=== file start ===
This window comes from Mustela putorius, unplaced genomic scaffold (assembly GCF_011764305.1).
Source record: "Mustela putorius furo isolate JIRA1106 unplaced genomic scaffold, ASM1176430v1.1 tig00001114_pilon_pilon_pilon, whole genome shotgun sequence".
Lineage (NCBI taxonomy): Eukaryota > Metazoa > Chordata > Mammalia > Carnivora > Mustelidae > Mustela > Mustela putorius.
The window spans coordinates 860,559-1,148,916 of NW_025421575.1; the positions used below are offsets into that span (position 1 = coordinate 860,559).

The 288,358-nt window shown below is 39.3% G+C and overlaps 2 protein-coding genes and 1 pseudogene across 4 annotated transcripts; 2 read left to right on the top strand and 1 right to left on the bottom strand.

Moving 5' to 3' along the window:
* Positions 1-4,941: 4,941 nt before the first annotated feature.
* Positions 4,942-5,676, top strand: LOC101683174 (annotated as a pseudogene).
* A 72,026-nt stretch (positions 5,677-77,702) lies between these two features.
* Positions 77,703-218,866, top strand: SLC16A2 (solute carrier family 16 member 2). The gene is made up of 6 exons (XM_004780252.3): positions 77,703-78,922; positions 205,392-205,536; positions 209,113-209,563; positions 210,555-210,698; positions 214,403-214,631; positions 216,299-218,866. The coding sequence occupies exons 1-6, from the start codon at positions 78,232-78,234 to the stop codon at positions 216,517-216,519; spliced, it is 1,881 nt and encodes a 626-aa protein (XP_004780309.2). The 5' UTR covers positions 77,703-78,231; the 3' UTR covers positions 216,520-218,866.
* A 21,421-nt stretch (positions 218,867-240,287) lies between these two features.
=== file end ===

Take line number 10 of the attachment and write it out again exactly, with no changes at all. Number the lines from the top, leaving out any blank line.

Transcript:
* Positions 77,703-218,866, top strand: SLC16A2 (solute carrier family 16 member 2). The gene is made up of 6 exons (XM_004780252.3): positions 77,703-78,922; positions 205,392-205,536; positions 209,113-209,563; positions 210,555-210,698; positions 214,403-214,631; positions 216,299-218,866. The coding sequence occupies exons 1-6, from the start codon at positions 78,232-78,234 to the stop codon at positions 216,517-216,519; spliced, it is 1,881 nt and encodes a 626-aa protein (XP_004780309.2). The 5' UTR covers positions 77,703-78,231; the 3' UTR covers positions 216,520-218,866.